A dysfunctional T cell gene signature for predicting non-response to PD-1 blockade in non-small cell lung cancer that is suitable for routine clinical diagnosticsKarlijn Hummelink, Renaud Tissier, Linda J.W. Bosch, Oscar Krijgsman, Michel M. Van den Heuvel, Willemijn S.M.E. Theelen, Diane Damotte, Francois Goldwasser, Karen Leroy, Egbert F. Smit, Gerrit A. Meijer, Daniela S. Thommen, Kim Monkhorst
- Cancer Research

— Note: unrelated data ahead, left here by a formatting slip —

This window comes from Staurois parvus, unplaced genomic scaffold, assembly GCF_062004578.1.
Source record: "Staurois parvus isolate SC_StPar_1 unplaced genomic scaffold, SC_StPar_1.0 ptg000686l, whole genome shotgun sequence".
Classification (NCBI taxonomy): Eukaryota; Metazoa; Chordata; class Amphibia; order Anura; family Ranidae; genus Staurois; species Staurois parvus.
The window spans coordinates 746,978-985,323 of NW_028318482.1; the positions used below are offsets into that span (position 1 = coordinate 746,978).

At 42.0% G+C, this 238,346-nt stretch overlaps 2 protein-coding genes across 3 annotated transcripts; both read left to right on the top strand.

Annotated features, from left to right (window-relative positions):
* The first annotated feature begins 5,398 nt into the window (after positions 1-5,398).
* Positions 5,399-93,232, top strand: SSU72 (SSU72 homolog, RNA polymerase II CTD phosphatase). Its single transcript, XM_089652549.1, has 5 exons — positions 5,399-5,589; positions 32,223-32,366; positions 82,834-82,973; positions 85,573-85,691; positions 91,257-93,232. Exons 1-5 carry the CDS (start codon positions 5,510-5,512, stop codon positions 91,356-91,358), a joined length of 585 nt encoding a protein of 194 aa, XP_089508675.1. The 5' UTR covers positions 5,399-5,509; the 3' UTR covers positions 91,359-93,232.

Purpose: Since PD-1 blockade is only effective in a minority of patients with advanced stage NSCLC, biomarkers are needed to guide treatment decisions. Tumor infiltration by PD-1T TILs, a dysfunctional tumor-infiltrating lymphocyte (TIL) pool with tumor-reactive capacity, can be detected by digital quantitative IHC and has been established as a novel predictive biomarker in NSCLC. To facilitate translation of this biomarker to the clinic, we here aimed to develop a robust RNA signature reflecting a tumor’s PD-1T TIL status. Experimental Design: mRNA expression analysis using Nanostring was performed in baseline tumor samples from 41 advanced stage NSCLC patients treated with nivolumab that were selected based on PD-1T TIL infiltration by IHC. Samples were included as training cohort (n=41) to develop a predictive gene signature. This signature was independently validated in a second cohort (n=42). Primary outcome was disease control at 12 months (DC 12m) and secondary outcome was progression-free and overall survival. Results: Regularized regression analysis yielded a signature using 12 out of 56 differentially expressed genes between PD-1T IHC high tumors from patients with DC 12m and PD-1T IHC low tumors from patients with progressive disease (PD). In the validation cohort 6/6 (100%) patients with DC 12m and 23/36 (64%) with PD were correctly classified with an NPV of 100% and a PPV of 32%. Conclusions: The PD-1T mRNA signature showed a similar high sensitivity and high NPV as the digital IHC quantification of PD-1T TILs. This provides a straightforward approach allowing for easy implementation in a routine diagnostic clinical setting.